[edit on 24-8-2007 by WestPoint23]



posted on Aug, 24 2007 @ 09:14 AM
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Westy may be challenged by a double vowel but at least he has got the local lingo down pat ("mate", "Pig") and showing more knowledge of outside affairs and allies then certain Americans I won't name(Psst.. anyone wanna run a failed baseball team? Cause the last guy went to Washington for a big job and..... oops.)


Seriously this is a most perplexing scenario re: the carrier qualifications. Willard you raise a very good point in regards to the "back seater", I just assumed (incorrectly), that they would mostly try and shift across "Pig" crews and therefore the Nav would retrain as a WSO. However given what is in the press and what you are saying, it would seem that at least the first batch of instructors will be Hornet jocks. Given the time frames there is going to be some pretty intense retraining going on in 2010 (assuming if Labour win the election they don't choose to cancel the contract). I think we would all be interested if you can share any non embargoed info you come across as to why carrier training is being undertaken as well.

LEE.



posted on Aug, 24 2007 @ 09:45 AM
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The LHA-6 sounds like a very good option for the future RAAF F-35Bs.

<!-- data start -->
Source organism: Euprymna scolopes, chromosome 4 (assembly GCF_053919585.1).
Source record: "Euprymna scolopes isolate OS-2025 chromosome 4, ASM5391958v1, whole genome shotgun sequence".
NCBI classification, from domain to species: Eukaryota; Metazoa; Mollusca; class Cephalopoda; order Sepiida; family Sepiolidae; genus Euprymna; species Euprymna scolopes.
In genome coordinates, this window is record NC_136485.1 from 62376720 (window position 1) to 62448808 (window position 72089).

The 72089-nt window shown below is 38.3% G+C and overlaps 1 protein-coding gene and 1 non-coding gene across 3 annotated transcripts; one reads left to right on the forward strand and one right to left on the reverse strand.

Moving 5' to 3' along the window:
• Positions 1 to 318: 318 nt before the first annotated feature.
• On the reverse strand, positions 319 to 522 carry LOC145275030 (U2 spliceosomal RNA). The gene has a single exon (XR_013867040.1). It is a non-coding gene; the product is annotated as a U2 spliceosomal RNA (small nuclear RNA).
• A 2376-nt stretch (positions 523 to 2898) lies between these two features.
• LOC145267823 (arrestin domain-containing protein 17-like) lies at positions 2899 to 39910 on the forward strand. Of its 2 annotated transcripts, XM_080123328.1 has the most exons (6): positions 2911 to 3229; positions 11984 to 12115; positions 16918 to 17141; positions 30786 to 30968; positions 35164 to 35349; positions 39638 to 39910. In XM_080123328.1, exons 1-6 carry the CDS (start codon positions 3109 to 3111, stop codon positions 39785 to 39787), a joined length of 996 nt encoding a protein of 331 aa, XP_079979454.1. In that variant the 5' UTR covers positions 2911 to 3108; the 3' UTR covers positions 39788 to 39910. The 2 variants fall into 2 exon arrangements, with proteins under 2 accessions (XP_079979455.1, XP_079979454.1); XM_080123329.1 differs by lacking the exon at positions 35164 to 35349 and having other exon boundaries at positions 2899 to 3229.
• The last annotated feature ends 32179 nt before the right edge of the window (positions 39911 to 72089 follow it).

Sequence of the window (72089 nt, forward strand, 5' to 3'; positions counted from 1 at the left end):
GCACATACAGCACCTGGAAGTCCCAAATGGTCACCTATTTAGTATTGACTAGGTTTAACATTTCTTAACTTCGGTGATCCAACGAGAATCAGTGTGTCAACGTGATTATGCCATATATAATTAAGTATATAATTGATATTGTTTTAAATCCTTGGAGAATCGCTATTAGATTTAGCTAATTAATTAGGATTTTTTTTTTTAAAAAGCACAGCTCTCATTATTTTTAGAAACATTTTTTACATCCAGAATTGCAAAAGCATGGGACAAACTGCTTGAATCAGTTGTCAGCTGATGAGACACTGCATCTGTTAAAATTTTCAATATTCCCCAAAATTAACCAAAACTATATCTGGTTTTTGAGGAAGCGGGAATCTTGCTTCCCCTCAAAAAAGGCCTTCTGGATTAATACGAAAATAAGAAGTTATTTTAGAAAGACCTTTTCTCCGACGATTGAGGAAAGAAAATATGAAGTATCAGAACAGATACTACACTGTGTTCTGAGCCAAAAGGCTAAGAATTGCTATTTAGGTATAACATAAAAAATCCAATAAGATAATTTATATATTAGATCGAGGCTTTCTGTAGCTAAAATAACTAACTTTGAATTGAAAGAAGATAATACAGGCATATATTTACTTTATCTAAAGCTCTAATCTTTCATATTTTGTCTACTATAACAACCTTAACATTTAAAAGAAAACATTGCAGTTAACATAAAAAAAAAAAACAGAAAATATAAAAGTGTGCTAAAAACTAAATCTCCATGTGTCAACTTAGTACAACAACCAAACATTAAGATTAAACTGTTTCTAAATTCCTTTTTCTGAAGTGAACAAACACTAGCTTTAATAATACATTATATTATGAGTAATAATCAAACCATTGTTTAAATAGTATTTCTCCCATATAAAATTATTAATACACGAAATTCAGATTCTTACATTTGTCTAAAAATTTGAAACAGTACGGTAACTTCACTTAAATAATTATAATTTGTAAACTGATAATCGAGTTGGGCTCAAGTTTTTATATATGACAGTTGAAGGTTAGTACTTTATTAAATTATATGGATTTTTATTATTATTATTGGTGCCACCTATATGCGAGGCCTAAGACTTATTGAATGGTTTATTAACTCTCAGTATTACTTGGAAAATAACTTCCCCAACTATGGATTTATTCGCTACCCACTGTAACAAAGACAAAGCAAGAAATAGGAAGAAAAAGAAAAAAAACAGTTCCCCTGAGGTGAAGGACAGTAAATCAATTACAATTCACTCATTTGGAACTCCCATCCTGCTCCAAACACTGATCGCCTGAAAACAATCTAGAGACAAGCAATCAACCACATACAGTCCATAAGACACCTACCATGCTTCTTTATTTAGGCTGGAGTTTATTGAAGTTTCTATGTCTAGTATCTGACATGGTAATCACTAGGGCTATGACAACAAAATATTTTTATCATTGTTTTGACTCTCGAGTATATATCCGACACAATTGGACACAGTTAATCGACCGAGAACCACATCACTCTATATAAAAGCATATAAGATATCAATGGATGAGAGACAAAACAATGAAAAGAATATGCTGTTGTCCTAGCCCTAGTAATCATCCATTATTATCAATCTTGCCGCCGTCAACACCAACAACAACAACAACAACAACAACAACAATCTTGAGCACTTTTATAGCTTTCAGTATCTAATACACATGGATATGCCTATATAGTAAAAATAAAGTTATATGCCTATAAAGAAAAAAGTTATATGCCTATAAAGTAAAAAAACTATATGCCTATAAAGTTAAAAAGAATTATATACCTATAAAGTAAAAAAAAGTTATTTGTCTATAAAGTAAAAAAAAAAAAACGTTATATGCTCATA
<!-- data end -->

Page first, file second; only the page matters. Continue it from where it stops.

A couple of those would do wonders for the RAAF.

And this OCU..
Operational Capability Upgrade or Operational Conversion Unit?
The latter I believe is a very 'RAF' term



posted on Aug, 24 2007 @ 05:41 PM
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The latter I believe is a very 'RAF' term



Daedalus, I used to like you...

Kidding, it is Operational Conversion Unit.

Lee,

The bulk of the backseaters will be ex-Pig navs I'd imagine, though the I'm sure other ACOs will try to shift across for the opportunity to fly in the Rhino. And of course, new ACOs will be born as well. While the Pig guys will have the advantage of good air to ground knowledge, the improvement of the radar and other sensors over what they currently have in the Pig will take a bit of getting used to. Hell, I remember when the APG-73 replaced the APG-65, and the difference that made to air to ground. But the ACO will also have new responsibilities in the air to air arena as well, which will be new. And crew resource management will be important, with clear delineation of responsibilities between front and back seat. Such as who gets the first beer.